Loyal to the Drain
Exploration of Labyrinth and the Shelf Life junction.
After nearly two weeks of high temperatures and not a drop of rain for some time, it had been another very hot day and the evening was not all that much cooler in London as I parked up with ConcreteJungle.
Within minutes we were below ground where the air was a little cooler but equally as humid and were now standing above the Mid Level Sewer #1.
From here a ladder led down to the bottom of some solid stone steps which 'water' from the overflow falls before entering the beautiful 5' two tone blue/red brick North Kensington Relief Sewer tunnel running west that meets up with the huge North Western Storm Relief Sewer.
What I love about this junction is that the 5' NKRS meets the 8'6" NWSRS roughly at an angle of 45 degrees and then proceeds to dissect it and continue its journey to the west. This angle provides for some stunning brickwork of the highest visual and engineering standards, with each brick that seamlessly joins the two tunnels made specially for its place. The older NKRS proceeds to double back on the NWSRS dissecting it two more times further downstream.
We didn't follow the NWSRS downstream from here as the steps were incredibly slippery, there was no handrail and the steps themselves tilt forwards!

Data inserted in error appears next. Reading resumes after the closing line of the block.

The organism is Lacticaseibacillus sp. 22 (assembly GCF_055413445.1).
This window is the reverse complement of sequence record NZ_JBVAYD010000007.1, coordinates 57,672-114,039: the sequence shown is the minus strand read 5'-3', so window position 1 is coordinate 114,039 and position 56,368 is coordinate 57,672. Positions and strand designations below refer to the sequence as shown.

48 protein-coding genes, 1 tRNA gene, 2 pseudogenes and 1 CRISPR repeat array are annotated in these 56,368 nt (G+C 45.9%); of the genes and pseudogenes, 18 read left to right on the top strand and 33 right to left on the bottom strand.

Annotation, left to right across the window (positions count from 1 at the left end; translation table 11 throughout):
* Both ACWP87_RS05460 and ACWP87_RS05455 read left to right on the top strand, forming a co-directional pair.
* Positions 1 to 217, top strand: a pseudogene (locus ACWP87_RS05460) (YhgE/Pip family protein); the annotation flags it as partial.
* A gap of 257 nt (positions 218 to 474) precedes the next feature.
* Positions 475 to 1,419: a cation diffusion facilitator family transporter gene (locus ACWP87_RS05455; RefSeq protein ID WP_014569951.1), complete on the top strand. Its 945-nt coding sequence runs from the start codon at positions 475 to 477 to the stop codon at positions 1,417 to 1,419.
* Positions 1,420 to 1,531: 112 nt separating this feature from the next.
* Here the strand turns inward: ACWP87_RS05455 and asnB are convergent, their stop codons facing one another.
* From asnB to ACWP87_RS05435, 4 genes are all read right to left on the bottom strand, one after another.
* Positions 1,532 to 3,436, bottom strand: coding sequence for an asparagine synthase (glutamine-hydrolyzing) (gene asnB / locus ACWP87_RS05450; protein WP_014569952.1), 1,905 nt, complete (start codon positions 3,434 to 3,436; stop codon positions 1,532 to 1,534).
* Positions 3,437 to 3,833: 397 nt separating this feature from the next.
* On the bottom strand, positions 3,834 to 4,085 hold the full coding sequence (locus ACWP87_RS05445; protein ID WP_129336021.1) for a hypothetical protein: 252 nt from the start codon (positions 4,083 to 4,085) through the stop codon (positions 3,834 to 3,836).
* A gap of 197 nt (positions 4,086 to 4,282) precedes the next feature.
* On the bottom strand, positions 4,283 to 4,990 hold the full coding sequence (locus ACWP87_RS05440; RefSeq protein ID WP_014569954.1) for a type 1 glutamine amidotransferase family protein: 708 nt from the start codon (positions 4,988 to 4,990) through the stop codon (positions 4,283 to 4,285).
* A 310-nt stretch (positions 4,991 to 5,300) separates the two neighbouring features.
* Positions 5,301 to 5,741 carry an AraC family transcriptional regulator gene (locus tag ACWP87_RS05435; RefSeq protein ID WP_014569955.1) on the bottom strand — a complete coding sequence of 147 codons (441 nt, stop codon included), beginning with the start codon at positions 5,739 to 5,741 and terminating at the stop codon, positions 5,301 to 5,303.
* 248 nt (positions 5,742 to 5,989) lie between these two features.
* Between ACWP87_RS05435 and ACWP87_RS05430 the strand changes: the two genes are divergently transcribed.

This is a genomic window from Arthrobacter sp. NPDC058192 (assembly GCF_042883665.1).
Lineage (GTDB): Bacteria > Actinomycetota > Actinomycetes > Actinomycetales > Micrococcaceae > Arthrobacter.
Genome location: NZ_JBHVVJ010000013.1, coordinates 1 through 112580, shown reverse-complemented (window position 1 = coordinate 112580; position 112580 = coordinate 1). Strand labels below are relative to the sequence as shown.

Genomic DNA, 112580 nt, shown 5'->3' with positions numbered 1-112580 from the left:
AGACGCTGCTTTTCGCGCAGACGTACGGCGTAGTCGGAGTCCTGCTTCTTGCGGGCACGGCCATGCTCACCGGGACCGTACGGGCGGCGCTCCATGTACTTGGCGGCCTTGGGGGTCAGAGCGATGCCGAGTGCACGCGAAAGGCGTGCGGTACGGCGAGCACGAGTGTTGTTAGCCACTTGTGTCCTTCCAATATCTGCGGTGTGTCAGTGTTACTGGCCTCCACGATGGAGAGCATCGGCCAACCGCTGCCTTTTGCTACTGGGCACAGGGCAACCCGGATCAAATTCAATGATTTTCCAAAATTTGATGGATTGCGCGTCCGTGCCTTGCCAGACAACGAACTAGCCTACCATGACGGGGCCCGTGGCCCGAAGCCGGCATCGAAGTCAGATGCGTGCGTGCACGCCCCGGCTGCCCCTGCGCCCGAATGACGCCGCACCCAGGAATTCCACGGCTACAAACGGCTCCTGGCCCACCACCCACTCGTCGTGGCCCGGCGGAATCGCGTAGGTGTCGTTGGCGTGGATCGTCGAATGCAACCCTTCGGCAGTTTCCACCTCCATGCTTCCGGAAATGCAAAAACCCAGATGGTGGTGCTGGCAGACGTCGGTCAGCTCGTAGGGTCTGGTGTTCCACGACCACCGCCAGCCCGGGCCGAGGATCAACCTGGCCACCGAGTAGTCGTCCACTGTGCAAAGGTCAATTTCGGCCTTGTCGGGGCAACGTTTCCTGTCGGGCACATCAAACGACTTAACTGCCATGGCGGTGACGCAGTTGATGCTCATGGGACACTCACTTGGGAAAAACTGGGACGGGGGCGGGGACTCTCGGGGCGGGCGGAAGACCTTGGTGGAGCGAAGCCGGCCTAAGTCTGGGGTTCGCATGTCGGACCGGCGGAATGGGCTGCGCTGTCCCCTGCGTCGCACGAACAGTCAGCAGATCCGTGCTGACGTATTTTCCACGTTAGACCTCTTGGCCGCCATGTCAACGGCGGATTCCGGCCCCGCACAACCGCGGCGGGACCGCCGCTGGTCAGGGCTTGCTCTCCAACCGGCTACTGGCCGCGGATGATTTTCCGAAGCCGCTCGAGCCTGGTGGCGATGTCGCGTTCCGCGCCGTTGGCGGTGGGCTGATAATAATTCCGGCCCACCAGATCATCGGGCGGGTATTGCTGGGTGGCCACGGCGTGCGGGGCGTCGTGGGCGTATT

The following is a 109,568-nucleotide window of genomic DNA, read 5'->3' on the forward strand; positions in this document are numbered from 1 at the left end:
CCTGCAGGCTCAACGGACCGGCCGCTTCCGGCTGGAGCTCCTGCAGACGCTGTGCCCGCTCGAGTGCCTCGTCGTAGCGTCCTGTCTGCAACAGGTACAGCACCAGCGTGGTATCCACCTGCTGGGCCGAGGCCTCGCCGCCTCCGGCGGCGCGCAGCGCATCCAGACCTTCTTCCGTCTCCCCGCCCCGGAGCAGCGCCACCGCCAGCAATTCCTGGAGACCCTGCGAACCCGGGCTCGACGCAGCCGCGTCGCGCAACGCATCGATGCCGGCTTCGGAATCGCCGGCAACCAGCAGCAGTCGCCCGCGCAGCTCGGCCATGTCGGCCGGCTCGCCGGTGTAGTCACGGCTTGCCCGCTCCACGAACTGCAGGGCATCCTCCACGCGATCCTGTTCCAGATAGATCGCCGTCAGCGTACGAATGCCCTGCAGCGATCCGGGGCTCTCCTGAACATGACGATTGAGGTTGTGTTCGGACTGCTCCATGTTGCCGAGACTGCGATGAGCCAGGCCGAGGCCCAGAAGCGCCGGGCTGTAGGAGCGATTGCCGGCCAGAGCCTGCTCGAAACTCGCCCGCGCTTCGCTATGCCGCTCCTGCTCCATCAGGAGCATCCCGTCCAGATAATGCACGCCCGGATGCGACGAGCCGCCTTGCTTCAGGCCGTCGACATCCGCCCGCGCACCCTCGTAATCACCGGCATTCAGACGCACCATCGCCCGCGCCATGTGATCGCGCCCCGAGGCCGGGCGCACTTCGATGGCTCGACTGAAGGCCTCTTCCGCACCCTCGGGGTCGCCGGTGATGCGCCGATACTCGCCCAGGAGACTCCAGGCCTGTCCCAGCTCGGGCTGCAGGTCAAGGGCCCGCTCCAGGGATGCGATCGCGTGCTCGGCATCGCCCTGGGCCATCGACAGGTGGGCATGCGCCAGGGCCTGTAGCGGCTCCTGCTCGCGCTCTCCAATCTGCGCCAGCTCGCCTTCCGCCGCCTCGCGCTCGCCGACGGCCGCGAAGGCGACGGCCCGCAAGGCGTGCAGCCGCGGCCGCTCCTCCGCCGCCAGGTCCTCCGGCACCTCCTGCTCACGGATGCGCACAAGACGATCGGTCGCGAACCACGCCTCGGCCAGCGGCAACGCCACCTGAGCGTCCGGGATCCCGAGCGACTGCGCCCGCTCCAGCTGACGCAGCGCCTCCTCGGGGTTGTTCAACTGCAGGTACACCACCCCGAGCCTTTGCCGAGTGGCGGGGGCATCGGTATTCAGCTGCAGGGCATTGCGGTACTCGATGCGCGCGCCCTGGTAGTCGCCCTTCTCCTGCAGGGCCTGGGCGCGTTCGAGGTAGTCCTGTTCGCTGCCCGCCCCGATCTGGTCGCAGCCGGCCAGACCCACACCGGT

The slipperiness is caused by the fact that there now appears to be a constant flow of nasty sewage in Labyrinth due to a sewer being connected directly to it further upstream which is a shame as this is an otherwise pristine tunnel.
From here we headed upstream where the tunnel reduces in size by a foot to a still very impressive 7'6". Built 89 years ago, it is quite modern as London drainage goes, but you could be forgiven for thinking it was much more modern considering the fine condition it is in.
A slow walk of about 25 minutes from here saw us passing a number of manhole shafts, a small storm relief sewer joining from the west which appears to have a connection with the Counters Creek Sewer, and the concrete sewer supplying the filth that we had the pleasure of walking through. Having passed this junction with the sewer, the tunnel was now clean and practically dry and before long we had reached another impressive staircase leading up to a large overflow chamber for the Mid Level Sewer #2.
Here you can see a nice mix of yellow, blue and red bricks.
When the sewer overflows the contents can either flow down the stairs or by way of a drop shaft leading to a small tunnel that meets the main tunnel at the bottom of the stairs.
The interesting feature here is the largest piece of fungus I have ever seen growing out of the wall, it is simply huge.